Second in importance is what Alexander7 called a "corrective emotional experience": the child experiencing a caring and more supportive response from his therapist than he had experienced previously in his life. The child is accepted in his totality without criticism and judgment. Since low self-esteem and hopelessness are the hallmarks of childhood depression, the therapist has to make special efforts to convey to the child that he values him as a person regardless of shortcomings and has firm hopes about the child's ability to overcome his difficulties.
A third important element is encouraging the child to ventilate all negative feelings and thoughts: fears, worries, sadness, hopelessness, conflicts with important people, anger, and distortions about himself and others. Although Anna Freud, among others, stressed that such ventilation is not sufficient, nevertheless it is important that the child feel free to get things off his or her chest with appropriate affect in a non-threatening and supportive situation.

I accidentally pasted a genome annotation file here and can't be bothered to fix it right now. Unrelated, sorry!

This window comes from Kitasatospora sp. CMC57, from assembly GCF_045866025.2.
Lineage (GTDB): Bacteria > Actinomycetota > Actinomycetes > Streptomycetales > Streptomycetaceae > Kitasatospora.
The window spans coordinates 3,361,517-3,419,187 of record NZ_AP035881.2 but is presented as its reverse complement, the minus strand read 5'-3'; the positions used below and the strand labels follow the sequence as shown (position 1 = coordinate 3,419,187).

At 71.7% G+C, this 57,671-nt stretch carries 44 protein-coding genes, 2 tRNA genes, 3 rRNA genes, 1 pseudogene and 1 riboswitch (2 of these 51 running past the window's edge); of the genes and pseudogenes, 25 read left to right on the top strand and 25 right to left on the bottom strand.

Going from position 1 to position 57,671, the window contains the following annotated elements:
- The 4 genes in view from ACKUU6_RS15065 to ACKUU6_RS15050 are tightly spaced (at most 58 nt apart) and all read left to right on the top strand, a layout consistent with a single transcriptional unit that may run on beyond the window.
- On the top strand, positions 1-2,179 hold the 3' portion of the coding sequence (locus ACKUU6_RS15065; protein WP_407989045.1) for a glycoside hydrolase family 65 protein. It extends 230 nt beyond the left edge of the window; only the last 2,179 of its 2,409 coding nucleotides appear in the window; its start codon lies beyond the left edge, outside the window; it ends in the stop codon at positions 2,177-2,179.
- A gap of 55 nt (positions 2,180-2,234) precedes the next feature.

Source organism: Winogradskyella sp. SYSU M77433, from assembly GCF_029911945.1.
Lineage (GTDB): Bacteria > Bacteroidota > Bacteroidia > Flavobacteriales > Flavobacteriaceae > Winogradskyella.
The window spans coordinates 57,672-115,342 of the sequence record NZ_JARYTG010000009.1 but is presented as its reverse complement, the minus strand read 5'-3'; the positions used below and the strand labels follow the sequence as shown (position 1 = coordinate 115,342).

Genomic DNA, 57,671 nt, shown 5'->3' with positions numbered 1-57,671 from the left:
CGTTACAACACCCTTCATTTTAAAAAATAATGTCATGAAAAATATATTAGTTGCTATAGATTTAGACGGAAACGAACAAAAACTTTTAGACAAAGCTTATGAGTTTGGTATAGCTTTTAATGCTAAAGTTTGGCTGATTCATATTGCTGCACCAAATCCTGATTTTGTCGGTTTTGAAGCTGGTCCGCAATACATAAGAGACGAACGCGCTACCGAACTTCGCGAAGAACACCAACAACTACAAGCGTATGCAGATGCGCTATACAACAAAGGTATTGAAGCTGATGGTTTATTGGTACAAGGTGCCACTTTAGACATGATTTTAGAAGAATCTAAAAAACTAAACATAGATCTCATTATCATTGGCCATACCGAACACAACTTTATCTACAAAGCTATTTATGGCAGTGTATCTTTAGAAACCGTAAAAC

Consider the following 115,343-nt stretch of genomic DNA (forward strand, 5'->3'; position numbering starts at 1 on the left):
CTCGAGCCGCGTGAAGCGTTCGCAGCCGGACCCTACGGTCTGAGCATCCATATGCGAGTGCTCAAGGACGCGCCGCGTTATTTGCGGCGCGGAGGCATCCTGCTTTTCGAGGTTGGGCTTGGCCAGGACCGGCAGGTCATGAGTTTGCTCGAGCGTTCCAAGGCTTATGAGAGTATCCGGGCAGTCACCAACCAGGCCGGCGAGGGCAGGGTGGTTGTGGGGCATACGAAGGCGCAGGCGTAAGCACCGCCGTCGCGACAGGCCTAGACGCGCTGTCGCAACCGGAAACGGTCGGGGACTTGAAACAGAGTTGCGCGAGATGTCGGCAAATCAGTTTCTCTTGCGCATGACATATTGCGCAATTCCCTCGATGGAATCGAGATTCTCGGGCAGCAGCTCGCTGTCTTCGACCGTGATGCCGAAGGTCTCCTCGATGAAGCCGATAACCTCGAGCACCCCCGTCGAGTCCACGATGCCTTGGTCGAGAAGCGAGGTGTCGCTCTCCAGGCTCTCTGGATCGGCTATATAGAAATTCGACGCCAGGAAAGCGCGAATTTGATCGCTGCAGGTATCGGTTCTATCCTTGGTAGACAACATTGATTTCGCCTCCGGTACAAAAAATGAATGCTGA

As with adults and families, advice and counseling play important roles. They may include encouraging the child to attempt new relationships or repair old ones which went awry because of misconceptions grown out of depressed feelings. Pediatricians, therapists, and parents as well can encourage children to get into activities at which they are known to excel, eg, sports, music, drama, photography, dancing, or writing. Participation in such work and play is an important way of increasing the self-esteem and psychological strength of a depressed child.
Although the goals of therapy are basically the same for children of all ages, the technique obviously has to be tailored to the child's chronological age and the degree of his/her cognitive or emotional readiness. In our experience, children as young as 5 or 6 years can talk and discuss their difficulties in a reasonable manner and require a minimum of nonverbal activities such as play or games. Clearly, younger children require play therapy which employs dolls and other play materials and games. Through these media, the child can express in his or her own way all the problems that older children verbalize more directly. The level of interpretation also has to be adjusted to the age of the child.